Much to the Deaf Community’s dismay, this is not true. The residential programs are by far the preferred method of learning in the Deaf Community, but due to tuition constraints, location, and parental preference, attending a residential school is often impossible. Most students attend what is referred to as a “mainstream” program. This usually consists of the student being enrolled in a special education program, (hopefully) supplied with an interpreter, and given other accommodations to aid in their education. In areas with a larger Deaf population, the school may have an HI (Hearing Impaired) classroom. This functions as a place for students to get extra classroom help, improve their signing skills, learn about the tips and tools that they may need to function in a hearing world (such as how to care for their hearing aids, or how to use an FM system), and to socialize with other deaf students.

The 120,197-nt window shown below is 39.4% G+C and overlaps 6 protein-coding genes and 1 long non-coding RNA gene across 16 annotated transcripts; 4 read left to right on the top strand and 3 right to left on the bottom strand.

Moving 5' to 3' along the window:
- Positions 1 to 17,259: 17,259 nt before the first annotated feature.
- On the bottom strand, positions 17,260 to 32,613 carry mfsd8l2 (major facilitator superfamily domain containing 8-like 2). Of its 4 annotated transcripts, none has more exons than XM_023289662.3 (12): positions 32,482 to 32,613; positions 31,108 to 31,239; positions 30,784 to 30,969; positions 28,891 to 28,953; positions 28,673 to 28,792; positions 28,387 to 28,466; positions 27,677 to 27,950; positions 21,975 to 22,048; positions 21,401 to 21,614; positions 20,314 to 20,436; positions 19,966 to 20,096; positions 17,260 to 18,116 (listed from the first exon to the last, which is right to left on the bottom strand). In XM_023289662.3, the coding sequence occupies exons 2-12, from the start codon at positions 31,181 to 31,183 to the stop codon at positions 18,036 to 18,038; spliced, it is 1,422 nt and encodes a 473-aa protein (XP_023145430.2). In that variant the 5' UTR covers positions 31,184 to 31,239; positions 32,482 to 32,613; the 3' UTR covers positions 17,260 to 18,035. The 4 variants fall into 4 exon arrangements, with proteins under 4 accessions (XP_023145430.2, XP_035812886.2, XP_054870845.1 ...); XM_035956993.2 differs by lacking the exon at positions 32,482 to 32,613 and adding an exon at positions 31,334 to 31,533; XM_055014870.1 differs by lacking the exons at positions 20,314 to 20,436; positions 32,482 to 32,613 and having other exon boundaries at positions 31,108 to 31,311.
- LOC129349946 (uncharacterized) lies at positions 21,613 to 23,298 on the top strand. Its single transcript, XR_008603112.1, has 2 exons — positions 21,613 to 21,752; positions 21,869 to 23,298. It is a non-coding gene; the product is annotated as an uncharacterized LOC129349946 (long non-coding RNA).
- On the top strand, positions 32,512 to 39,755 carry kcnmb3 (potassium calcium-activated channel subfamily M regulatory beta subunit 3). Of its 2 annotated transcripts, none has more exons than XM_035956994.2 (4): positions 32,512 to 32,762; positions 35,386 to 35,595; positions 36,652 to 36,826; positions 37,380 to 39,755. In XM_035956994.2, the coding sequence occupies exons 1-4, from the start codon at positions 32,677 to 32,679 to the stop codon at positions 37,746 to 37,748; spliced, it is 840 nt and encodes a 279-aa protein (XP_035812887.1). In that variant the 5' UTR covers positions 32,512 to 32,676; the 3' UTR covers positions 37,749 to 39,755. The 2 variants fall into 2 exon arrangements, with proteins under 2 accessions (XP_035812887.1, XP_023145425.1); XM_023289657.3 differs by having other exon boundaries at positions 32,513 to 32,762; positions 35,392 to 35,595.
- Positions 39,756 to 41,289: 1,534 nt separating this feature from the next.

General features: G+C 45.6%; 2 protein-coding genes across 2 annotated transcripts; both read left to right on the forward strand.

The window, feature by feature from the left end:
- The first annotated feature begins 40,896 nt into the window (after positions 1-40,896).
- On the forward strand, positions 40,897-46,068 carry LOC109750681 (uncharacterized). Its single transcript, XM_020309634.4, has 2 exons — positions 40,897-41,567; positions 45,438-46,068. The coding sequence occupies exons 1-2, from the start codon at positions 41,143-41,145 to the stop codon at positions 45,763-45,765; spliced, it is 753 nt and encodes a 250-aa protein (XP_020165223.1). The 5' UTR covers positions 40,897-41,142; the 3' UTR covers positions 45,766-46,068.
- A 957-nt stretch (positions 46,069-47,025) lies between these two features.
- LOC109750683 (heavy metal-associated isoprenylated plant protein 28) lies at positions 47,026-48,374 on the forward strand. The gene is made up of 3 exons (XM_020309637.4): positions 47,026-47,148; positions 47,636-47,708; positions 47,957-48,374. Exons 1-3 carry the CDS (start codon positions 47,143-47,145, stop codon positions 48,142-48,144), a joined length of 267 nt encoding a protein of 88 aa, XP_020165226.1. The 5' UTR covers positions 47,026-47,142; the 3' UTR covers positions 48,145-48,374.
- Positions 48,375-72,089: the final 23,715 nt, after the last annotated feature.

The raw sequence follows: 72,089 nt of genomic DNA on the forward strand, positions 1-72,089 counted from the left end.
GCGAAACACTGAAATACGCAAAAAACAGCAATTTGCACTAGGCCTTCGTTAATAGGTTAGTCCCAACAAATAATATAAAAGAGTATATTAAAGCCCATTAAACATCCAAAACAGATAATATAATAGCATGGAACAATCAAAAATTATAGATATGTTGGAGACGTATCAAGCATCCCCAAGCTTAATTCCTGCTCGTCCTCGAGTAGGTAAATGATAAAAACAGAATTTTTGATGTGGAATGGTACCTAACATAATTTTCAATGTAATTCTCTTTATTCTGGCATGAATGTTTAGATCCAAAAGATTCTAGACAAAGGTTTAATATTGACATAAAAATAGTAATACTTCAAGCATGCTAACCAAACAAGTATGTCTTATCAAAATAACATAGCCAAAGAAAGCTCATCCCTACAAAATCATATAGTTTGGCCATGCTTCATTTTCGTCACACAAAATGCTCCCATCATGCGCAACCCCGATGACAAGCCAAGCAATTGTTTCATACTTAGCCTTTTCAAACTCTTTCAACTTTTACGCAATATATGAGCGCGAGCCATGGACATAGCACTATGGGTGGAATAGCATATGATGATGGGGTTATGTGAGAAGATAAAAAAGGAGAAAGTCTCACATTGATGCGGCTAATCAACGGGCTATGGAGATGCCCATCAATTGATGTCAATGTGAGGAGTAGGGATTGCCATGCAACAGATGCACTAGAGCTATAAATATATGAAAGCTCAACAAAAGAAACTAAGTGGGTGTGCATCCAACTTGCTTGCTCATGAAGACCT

Deaf schools tend to be the cultural hub of the Deaf Community?
Schools, in general, are a cultural hub, however Deaf schools are even more so. While hearing children are exposed to different cultural norms throughout their everyday lives, many deaf children are surrounded by hearing people and know few, if any, other deaf. This makes the attending a residential school even more important. Not only are these children getting a quality education in their first language, they are learning to socialize with others, learning independence and self-advocacy, “how” to be deaf, and also have access to positive adult Deaf role models. Like any school, many lasting friendships are formed as a young adult, and even more so at a residential school where you actually live with your classmates. Although there may be some downfalls, attending a residential school has a huge positive impact on the rest of a deaf child’s life.
Cochlear Implants are not acceptable in the Deaf Community?